Business process outsourcing moves up the value-chain

Special Section: BPO, a global market for services, Knowledge at Wharton, 25 September 2003

Knowledge at Wharton has a special section on business process outsourcing. One of the most interesting articles in the section is about BPO moving up the value-chain.

Cutting costs is not the only reason why outsourcing such tasks makes sense for its clients; it’s also about higher quality of work, says Aggarwal. “Among the more unusual emerging developments is that business process offshoring is not merely a way to reduce cost by migrating core functions,” adds Spohr of A.T. Kearney. “It is also a strategic initiative to take advantage of technological advances and the human capital available offshore to fundamentally restructure an organization’s operating model.”

These new business models are necessary for the efficiency gains from new communications technologies to finally kick in.

An example of a BPO firm that has moved beyond call-centers and crunching code is Evalueserve with headquarters in Bermuda, a subsidiary in New Jersey and its main operating plant just outside of New Delhi.

Evalueserve provides services like patent writing, evaluation and assessment of their commercialization potential for law firms and entrepreneurs. Its market research services are aimed at top-rung financial services firms, to which it provides analysis of investment opportunities and business plans. Another major offering is multilingual services -- Evalueserve trains and qualifies employees to communicate in Chinese, Spanish, German, Japanese and Italian, among other languages. That skill set has opened market opportunities in Europe and elsewhere, especially with global corporations.

Dieter Ernst's work focuses on how outsourcing manufacturing influences the spread of knowledge around the world. Outsourcing services should have an even more dramatic effect, since transportation is even easier and cheaper. Also, outsourcing manufacturing seems to be mainly cost-driven, with companies in developed countries outsourcing to the developed and developing world. BPO - or service outsourcing more generally - can go in any direction. Globally competitive companies in Taiwan, India and Israel can get R&D from subsidiaries/joint-ventures/partners in Silicon Valley. The ultimate R&D outsourcing example is InnoCentive. High-end professional medical and legal services are already being outsourced by U.S. firms and governments.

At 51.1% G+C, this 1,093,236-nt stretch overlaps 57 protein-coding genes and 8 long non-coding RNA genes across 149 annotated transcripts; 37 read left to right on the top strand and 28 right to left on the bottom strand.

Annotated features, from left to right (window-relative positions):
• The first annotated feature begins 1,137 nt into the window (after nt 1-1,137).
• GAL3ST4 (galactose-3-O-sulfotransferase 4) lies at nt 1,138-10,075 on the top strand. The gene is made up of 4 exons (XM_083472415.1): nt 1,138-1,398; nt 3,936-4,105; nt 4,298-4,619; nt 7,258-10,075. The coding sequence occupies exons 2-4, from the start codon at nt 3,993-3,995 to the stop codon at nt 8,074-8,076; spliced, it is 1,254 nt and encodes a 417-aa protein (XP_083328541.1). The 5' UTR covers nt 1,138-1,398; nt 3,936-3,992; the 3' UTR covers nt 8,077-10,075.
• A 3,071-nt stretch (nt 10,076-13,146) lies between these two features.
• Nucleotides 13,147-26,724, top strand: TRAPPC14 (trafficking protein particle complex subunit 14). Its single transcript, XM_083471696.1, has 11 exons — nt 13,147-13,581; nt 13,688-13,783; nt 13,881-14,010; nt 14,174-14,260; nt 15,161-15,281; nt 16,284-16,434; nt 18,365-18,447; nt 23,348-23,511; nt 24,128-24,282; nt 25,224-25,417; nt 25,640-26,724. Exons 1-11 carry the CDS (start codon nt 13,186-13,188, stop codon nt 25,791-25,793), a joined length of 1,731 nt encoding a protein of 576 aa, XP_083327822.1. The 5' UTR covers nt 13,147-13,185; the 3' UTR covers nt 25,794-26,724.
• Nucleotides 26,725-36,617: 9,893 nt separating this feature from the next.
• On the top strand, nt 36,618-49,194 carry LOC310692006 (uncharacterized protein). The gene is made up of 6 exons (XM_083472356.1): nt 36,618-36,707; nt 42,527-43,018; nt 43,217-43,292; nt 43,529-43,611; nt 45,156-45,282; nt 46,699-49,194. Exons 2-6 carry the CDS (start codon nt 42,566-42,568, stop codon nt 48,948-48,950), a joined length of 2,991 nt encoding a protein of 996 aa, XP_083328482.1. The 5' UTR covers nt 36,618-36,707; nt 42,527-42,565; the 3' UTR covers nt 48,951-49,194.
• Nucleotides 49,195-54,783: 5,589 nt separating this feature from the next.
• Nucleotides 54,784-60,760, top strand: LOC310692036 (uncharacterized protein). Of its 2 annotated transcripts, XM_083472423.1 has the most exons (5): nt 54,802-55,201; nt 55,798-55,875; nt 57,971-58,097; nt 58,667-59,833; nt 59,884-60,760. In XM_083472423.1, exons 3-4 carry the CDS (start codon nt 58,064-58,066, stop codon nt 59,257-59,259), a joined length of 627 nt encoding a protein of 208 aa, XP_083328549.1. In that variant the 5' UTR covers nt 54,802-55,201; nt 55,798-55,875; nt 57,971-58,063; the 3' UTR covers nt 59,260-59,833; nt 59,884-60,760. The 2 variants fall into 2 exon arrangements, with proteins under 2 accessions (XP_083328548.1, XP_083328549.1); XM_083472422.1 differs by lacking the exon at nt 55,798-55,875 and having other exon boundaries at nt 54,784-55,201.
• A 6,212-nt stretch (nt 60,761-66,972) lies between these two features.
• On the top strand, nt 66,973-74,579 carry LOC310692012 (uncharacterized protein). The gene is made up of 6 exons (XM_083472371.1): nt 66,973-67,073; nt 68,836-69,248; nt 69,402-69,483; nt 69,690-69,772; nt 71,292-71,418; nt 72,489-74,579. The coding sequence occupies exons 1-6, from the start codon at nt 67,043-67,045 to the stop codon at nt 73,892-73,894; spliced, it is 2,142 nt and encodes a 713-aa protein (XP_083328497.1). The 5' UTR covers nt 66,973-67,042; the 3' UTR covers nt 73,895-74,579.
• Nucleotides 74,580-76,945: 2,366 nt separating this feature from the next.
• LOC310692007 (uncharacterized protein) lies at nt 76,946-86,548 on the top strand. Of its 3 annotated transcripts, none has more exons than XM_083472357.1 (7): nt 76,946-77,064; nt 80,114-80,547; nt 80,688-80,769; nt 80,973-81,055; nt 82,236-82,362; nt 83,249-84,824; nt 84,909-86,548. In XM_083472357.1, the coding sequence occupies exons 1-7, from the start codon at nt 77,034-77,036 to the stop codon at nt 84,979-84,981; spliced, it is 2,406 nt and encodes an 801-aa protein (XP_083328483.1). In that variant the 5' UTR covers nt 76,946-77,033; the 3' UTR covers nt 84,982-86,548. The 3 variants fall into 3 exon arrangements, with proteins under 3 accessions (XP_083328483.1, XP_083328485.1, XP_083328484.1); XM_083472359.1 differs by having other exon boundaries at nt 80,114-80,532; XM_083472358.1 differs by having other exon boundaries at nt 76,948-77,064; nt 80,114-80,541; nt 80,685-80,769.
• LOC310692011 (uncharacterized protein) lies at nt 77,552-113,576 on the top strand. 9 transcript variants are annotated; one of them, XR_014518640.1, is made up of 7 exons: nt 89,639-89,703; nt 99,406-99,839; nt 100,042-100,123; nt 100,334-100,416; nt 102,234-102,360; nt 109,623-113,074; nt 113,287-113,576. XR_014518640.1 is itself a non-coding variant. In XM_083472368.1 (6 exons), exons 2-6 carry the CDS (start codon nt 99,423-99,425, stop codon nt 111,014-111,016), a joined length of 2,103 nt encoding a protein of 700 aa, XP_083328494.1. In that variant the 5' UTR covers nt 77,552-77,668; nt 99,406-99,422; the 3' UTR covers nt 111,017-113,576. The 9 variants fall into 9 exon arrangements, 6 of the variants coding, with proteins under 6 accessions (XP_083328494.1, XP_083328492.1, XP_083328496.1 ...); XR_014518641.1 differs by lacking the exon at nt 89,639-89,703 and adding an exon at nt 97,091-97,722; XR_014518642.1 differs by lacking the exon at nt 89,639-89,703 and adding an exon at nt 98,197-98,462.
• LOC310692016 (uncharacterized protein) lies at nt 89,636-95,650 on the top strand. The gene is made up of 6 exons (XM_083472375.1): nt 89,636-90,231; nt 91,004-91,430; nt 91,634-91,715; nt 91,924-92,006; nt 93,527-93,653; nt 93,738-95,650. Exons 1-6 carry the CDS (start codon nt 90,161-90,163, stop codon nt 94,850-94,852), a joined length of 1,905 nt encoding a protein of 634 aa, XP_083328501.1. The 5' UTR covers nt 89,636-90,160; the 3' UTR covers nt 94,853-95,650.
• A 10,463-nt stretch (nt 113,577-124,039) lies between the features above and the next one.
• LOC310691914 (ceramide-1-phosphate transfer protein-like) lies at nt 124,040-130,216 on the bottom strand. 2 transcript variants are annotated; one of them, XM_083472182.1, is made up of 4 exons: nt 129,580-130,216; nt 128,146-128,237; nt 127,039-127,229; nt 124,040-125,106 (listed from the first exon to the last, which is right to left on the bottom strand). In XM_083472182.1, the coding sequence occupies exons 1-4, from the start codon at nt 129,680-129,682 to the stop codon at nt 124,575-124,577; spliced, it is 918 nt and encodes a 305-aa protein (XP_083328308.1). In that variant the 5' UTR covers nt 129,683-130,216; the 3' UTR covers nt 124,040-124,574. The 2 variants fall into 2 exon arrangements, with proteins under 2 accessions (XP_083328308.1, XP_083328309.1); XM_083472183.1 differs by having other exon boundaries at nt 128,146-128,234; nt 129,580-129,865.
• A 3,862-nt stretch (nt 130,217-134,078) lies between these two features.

So far, India is in the best position to take advantage of the BPO trend - and seems likely to keep it for some time.

The expansion of the labor force by more than 2 million new English-speaking college graduates each year will provide plenty of room for growth. Also, the labor arbitrage between India and the U.S. is so significant that it will take a long time for it to catch up. What’s more, any rise in wage costs is getting offset by declining telecommunication rates (some 30% over the last couple of years), thanks to improvements in infrastructure and technology.

Of course, others are competing to get into the business as well. China is one contender, although some say that a) it can't overcome the language barrier and b) the domestic market's service requirements will use up all the available talent. Mauritius wants to capitalize on its linguistic advantages and is getting help from India to catch up. A solid telecoms infrastructure, tax incentives, and compromises on visas and advance work permits should help. New Yorkers' parking tickets are processed in Ghana. VietnaPhilippineslipines, central European countries and many others are competing for part of the cross-border business that is expected to grow to $178.5 billion by 2005. Indian BPO companies themselves have started outsourcing as costs rise in their own country.

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